Yeah, look to probably step back even further and to give it context. It was about our business model. It was about, right from the word go, when we got a new client or when we got a new lead, how did we deal with that lead, how do we deal with that client, and what's the system and what's the process. So it goes right back to your actual business model and then progressing through the steps of winning a lead or a prospect and turning them into a client, how you onboard them, what's the onboarding process, and then working out what services you have to provide that new client, and then all the way down to how to roll out, how to roll out, how to deliver that service. And so essentially that came down to what I call our guarantee. And our guarantee sort of has around seven steps and one of those steps, without going into it, is ideally we want a client who's in the cloud and then I consider referred probably to the wise vault, brenton around step six of the wise vault, which is all about systems and processes. And so if you refer to step six, it really, particularly for a taxation public practice account, the steps in there are fundamental steps, I think, with how to deliver the services and how to keep your firm highly organised and highly systematised, down to scheduling the work, collecting the information upfront, communicating with your clients, how your pricing model works. So, from a larger extent, it's those fundamental steps and the business model of how you deliver your services. Then, at a more detailed level, it's about how do we deliver the bookkeeping, for example, how has a bank rec done? How do we conduct a tax planning meeting? And so in my travels that I've seen, and I've been in this position myself, where I had a lot of documents Excel documents that weren't organised, so they were all over the place, and so in my travels, I find a lot of that with firms as well. They'll have a lot of policies and procedures, but no one will be able to find them and they won't be organised in a way that it's easy to find them. Brenton.Brenton Ward:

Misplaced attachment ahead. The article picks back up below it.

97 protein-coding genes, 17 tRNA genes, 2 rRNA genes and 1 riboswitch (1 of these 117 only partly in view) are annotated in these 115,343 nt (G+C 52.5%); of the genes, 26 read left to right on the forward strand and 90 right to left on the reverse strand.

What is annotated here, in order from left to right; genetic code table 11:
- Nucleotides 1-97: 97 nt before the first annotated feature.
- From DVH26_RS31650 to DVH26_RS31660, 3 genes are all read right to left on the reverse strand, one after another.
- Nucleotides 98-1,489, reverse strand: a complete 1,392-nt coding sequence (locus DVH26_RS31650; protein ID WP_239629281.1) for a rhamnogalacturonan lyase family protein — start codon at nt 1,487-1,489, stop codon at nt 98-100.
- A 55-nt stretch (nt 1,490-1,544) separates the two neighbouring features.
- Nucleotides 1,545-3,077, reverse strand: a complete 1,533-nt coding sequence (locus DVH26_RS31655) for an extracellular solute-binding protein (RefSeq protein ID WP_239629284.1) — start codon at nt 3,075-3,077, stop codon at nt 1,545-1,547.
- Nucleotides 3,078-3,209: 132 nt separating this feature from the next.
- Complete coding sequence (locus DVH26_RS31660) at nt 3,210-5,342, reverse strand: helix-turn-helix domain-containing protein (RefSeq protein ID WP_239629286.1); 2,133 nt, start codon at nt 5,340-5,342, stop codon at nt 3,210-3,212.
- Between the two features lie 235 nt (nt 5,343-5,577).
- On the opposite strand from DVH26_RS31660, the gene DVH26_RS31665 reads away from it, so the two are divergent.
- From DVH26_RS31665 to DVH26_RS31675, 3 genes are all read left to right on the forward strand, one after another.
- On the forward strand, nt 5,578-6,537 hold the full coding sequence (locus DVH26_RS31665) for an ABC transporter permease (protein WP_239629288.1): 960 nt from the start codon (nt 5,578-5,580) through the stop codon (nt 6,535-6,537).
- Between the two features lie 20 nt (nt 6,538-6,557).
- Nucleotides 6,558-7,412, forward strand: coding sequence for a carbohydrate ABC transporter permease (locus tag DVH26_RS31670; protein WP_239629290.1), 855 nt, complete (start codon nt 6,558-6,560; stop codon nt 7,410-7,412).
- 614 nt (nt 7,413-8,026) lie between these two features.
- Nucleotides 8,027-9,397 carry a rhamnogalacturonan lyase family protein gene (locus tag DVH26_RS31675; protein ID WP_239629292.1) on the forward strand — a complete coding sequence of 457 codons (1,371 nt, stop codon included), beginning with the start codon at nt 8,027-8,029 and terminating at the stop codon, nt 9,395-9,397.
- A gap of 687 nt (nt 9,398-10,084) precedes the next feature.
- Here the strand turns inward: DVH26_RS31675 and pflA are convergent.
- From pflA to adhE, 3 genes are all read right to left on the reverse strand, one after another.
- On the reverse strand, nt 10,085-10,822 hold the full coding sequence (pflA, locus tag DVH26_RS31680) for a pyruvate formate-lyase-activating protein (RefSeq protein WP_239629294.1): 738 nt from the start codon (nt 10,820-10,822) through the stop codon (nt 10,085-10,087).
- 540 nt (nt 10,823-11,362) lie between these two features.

Yeah, so it's making the platform and that depository in a way that it becomes part of the fabric of the practice, I guess.Jamie Johns:
It's a very good way with the wisehut, which we'll touch on soon.Jamie Johns: